The 2019 county budget includes new ways to improve stormwater storage and keeping rains on the land instead of running off. Wetlands are Mother Nature's best remedy for reducing the devastation caused by flooding. The budget includes $200,000 to begin analyzing a restoration of the Door Creek wetlands that were inundated with water through the summer. These wetlands prevented worsening flood conditions for homes in the Towns of Dunn and Pleasant Springs. One acre of wetland, that's typically three feet deep can hold 325,000 gallons of floodwater. Door Creek is identified as a potential "Suck the Muck" location, and the overall project goals are to restore a system that improves water quality, adds flood capacity, and improves fish habitat. Public access to the Door Creek Wetlands will also improve with the addition of the next phase of the Lower Yahara River Trail that will span Fish Camp County Park to Lake Kegonsa State Park and is currently under design.
The budget creates the brand new Dane County Conservation Reserve Program to help convert lands at greater risk of run-off to prairies and grasses that are more able to hold soil and reduce water run-off. Modeled after the once popular Conservation Reserve Program (CRP) administered by the federal government, this brand new, $750,000 county program will pay farmers and property owners to convert lands to permanent cover to address resource concerns such as erosion. Furthermore, the budget includes $8 million for potential conservation acquisitions with a similar goal – permanently securing properties that improve the county's ability to reduce stormwater run-off and improve water quality.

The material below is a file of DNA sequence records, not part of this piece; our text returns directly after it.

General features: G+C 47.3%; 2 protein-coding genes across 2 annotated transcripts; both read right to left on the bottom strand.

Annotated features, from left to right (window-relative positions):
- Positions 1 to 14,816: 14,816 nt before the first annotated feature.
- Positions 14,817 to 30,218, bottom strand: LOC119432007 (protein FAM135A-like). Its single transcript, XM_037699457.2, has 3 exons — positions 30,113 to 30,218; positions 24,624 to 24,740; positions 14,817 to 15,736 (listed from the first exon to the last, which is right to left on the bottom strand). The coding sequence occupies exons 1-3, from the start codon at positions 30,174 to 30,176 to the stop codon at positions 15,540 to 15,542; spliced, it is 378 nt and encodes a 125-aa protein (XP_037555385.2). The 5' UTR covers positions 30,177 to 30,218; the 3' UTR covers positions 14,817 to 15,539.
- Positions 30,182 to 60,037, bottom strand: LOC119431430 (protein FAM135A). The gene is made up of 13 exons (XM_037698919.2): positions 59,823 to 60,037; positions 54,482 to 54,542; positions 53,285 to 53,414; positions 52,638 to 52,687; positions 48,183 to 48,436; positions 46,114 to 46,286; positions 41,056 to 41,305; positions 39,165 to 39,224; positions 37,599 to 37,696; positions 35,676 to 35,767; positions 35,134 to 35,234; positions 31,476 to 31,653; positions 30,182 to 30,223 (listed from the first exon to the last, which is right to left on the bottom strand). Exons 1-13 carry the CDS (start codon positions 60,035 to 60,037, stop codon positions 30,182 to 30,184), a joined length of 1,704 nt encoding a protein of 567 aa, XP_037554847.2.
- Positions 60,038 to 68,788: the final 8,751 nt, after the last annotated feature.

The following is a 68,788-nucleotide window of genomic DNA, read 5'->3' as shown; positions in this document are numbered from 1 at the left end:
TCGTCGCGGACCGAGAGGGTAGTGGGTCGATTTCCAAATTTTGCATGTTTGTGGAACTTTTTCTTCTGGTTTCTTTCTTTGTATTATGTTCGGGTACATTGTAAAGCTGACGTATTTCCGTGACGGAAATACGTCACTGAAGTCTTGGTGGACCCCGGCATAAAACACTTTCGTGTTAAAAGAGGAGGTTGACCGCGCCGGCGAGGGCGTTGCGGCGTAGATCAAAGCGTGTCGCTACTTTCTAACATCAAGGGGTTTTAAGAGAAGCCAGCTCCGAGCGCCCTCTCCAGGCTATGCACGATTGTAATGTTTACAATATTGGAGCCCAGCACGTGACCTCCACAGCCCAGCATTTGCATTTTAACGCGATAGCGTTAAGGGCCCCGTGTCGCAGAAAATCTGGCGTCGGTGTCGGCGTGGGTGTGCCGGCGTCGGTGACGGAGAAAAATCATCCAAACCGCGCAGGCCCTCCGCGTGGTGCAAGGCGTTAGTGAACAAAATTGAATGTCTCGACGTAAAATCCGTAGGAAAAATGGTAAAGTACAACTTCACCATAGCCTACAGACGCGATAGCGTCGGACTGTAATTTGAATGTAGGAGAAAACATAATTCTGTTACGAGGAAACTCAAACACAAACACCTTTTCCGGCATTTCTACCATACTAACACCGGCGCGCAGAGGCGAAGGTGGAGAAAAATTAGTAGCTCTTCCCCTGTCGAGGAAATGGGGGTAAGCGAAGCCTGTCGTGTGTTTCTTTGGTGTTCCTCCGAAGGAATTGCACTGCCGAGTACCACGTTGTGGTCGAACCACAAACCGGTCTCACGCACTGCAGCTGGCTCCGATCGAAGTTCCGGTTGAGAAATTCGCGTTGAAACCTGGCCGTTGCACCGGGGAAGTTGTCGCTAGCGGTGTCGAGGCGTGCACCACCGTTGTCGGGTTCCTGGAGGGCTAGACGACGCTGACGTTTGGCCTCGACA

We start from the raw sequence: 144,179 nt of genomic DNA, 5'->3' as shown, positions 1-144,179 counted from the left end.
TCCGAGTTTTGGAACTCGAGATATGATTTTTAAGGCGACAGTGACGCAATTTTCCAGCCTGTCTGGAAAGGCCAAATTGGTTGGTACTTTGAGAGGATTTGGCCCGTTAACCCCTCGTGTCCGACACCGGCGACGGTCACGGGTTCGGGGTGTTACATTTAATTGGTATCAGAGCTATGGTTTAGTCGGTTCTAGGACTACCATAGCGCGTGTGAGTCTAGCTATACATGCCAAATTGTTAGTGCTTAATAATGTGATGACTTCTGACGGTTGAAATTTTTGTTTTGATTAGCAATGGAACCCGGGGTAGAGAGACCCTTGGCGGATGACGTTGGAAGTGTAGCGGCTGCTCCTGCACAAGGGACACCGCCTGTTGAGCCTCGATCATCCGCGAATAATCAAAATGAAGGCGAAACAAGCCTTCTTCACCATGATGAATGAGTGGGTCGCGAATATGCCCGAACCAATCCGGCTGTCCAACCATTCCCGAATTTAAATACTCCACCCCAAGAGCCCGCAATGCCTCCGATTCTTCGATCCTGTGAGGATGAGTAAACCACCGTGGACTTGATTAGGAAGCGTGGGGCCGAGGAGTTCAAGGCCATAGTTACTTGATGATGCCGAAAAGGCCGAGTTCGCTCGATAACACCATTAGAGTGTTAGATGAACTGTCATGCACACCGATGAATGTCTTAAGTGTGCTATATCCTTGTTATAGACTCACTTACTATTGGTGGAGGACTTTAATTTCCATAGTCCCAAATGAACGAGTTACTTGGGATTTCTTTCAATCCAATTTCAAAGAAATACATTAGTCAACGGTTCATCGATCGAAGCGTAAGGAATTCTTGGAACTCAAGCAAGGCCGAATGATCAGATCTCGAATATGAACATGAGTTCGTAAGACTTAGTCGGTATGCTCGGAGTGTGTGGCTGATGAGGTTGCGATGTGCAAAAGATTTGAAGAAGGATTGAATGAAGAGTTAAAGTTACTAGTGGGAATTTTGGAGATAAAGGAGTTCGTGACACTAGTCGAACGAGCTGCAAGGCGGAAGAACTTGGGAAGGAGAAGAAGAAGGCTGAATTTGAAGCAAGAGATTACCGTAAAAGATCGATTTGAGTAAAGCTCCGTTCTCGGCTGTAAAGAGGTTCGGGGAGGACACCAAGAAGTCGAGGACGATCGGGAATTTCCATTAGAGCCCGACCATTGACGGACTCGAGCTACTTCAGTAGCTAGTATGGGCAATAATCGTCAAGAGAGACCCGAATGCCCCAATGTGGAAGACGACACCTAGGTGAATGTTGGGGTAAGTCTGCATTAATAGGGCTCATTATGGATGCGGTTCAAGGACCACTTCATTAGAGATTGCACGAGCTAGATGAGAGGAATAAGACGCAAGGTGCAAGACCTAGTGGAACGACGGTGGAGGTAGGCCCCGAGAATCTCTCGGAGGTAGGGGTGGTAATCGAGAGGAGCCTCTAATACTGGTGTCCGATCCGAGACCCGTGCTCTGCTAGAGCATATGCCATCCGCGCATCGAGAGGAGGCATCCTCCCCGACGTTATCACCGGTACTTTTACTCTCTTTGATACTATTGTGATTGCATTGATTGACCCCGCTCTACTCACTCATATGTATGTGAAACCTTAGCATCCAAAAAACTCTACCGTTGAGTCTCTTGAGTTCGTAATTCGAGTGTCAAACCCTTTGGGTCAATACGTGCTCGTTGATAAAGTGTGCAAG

As the magnitude and frequency of extreme rainfall continue to increase due to climate change, it is important to recognize that rainfall increases explain only 50% of the observed increases in Yahara River stream flows. The remaining half is due to the increase in urban and suburban stormwater runoff into the lakes by covering formally water-absorbing soils with impervious surfaces, such as streets, parking lots and rooftops of homes and businesses. In the 20 years between 1990 and 2010, development in Dane County has increased by an average of 2,300 acres per year or about 45,000 acres. The average annual stormwater runoff from undeveloped agricultural land is about 2 inches per acre, compared to stormwater runoff from a developed lot of 5 inches – about 120,000 gallons per acre per year or an increase since 1990 of 3.2 billion gallons of water run-off each year. The budget adds additional funding to the urban water quality grant program ($1 million new money) and adds stormwater volume control as an eligible project type. Municipalities may apply for grants to support projects that improve the quality or reduce the volume of urban stormwater runoff.